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Cattlemen running scared 10/14/10

A healthy recipe competition for American schools has the beef industry spooked.

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You just have to love it when a healthy lunch box recipe competition has the American beef industry getting edgy.

The United States Department of Agriculture (USDA) in conjunction with Let’s Move! ( First Lady Michelle Obama’s initiative which aims to end childhood obesity) has invited kids, parents, chefs and nutritionists from around the US to come up with healthy recipes in one of the following categories: Whole Grains, Dark Green and Orange vegetables, or Dry Beans and Peas.

The winning concoctions could be added to school lunch menus around the country, and there are some nice cash prizes up for grabs.

Good idea? Yes. Introduce healthy, tasty and nutritious meals into the American school lunch menu. What’s not to like?

Well, the meat industry doesn’t think this is just a fun little competition.

The recently proposed 2010 Dietary Guidelines, issued by USDA and the Department of Health and Human Services, suggests a move towards a more plant-based protein diet. Throw in a kids competition and you get some pissed off cattle farmers.

Kristina Butts, director of legislative affairs for the National Cattlemen’s Beef Association (NCBA) spoke to Beef magazine on the matter:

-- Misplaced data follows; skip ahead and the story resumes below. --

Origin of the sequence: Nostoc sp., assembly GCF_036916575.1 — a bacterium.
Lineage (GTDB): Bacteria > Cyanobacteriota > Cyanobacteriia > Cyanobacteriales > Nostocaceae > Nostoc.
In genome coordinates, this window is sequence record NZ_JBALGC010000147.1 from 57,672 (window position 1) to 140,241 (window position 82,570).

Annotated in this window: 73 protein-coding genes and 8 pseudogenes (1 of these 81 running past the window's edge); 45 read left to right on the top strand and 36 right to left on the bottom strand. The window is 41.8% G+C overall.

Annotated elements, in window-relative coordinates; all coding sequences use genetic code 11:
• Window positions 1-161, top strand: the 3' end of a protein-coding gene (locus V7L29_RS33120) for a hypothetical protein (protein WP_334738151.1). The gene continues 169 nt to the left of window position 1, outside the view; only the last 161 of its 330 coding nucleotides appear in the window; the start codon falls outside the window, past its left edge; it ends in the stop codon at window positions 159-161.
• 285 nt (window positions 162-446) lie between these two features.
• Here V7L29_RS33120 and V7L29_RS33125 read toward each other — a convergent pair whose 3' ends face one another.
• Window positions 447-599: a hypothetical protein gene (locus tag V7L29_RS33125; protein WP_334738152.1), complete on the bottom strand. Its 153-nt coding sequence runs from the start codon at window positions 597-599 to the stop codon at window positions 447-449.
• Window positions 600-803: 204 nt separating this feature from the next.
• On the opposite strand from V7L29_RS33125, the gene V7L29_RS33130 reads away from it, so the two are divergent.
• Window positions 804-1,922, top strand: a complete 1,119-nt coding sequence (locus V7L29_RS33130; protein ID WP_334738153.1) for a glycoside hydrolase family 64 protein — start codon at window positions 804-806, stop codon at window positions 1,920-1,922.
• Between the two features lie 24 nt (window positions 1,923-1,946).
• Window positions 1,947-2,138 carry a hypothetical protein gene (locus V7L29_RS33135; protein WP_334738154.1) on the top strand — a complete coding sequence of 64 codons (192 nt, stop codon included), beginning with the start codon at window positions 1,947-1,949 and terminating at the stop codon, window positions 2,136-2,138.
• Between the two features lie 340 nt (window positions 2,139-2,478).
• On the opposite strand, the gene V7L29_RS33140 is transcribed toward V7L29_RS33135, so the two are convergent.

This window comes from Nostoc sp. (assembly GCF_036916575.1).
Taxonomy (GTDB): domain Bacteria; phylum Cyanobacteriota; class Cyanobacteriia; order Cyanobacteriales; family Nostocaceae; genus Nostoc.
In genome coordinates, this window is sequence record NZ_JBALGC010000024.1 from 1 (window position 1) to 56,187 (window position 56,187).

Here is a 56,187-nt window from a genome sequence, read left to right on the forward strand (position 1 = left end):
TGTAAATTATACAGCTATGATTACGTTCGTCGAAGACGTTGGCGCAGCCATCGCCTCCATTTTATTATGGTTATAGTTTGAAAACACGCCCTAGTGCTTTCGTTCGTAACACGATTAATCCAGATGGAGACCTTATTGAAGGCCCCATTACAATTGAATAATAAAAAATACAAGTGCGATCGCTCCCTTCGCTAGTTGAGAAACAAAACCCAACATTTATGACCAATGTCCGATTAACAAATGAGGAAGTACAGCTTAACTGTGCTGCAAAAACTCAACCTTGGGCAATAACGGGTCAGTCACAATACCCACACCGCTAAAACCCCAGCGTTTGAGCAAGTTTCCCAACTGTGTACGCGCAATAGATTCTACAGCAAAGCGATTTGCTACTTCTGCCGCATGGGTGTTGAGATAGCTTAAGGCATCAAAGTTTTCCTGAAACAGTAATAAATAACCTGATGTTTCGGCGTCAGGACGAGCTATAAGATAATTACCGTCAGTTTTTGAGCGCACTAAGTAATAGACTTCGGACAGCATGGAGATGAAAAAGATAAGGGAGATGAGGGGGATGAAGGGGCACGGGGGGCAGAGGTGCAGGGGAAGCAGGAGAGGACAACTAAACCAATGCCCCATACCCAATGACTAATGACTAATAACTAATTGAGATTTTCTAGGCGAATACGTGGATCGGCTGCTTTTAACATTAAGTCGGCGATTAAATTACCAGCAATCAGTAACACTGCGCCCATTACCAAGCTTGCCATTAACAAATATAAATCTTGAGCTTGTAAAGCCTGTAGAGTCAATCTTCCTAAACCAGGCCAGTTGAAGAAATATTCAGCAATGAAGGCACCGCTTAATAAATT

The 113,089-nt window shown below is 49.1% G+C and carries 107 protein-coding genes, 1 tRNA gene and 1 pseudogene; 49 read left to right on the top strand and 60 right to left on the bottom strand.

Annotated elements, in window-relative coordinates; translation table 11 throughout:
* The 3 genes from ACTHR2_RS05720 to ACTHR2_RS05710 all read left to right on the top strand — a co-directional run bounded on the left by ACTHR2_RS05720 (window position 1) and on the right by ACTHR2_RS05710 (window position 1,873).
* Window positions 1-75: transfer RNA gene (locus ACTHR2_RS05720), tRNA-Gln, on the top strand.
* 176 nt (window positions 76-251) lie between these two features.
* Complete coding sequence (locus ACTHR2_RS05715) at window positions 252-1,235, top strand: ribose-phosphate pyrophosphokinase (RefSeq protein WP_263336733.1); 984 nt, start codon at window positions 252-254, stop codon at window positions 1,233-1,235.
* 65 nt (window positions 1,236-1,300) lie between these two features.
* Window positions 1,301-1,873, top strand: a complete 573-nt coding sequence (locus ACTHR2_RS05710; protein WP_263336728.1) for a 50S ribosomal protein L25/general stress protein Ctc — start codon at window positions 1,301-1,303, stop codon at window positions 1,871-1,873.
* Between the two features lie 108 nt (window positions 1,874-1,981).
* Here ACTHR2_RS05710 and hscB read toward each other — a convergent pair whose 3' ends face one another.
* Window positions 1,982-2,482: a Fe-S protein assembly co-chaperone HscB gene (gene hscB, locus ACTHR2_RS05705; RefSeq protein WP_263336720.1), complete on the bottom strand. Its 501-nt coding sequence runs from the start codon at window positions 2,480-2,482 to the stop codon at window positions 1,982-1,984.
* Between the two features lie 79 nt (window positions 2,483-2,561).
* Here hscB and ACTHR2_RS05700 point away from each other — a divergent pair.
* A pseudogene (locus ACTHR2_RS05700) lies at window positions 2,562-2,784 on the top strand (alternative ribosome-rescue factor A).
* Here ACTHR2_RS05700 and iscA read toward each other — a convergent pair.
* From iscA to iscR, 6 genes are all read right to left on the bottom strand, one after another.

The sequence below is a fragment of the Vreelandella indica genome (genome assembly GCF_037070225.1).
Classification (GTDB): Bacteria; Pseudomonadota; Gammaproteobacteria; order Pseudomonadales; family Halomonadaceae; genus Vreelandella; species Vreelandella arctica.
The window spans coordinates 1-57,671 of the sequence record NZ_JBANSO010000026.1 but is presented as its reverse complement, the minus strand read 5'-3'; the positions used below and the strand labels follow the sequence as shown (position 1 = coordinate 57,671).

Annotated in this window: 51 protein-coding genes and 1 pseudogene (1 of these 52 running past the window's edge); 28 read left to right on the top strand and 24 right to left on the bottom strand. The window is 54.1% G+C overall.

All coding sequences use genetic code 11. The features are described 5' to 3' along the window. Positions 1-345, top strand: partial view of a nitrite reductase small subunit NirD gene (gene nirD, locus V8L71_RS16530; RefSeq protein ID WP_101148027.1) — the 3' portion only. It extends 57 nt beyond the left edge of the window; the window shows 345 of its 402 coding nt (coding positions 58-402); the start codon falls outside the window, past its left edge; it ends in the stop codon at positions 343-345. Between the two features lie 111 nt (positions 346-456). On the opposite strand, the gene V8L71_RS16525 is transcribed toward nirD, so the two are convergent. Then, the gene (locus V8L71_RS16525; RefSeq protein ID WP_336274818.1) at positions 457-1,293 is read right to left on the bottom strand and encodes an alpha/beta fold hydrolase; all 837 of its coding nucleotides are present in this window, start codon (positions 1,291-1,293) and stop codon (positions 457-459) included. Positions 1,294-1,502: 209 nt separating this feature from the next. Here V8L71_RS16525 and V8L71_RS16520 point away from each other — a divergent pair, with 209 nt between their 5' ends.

“First off, USDA’s Dietary Guidelines Advisory Committee’s recommendation for a plant-based diet causes consumers to wrongly assume that they are eating too much meat. We are not eating too much meat,” Butts says.

“The fact is, plants already make up 70% of our diets. On average, Americans are consuming about 2.3 oz. of red meat/day, well within 2005 Dietary Guidelines for Americans. By excluding meat from its healthy kids recipe contest, USDA continues to add to the misconception that meat is over consumed in the U.S.”

An article by Melanie Warner has some good insights into why the NCBA would react so strongly and says:

“The beef industry has always been thin-skinned about anything that threatens to upend sales, and these days its members are even more on edge. In June, the USDA’s Dietary Guidelines Advisory Committee, which counsels the agency on its all-important dietary guidelines, had the gall to recommend that Americans ‘shift food intake patterns to a more plant-based diet that emphasizes vegetables, cooked dry beans and peas, fruits, whole grains, nuts, and seeds.’ It sounds like common-sense advice, but for the USDA, which has been a longtime loyal ally in promoting meat consumption, it’s radical thinking.”

Historically, the meat industry and the USDA have had a very cosy relationship, and according to Warner, it remains to be seen whether the updated guidelines in the States will see the big meat players in a less favourable position than they have previously enjoyed.

It seems to me, that if the First Lady of one of the most powerful countries in the world is encouraging more vegetarian based eating habits, perhaps real change will start filtering through to the rest of the US and, hopefully, elsewhere too.

For more on the US meat industry, read more of Warner’s articles:
New Livestock Rules Mean the USDA is No Longer Big Meat’s BFF

Why Big Chicken May Be Obama’s Next Antitrust Target
By Laura Cooke

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Laura Cooke is the editor and creator of the Veggie Bunch website and community.

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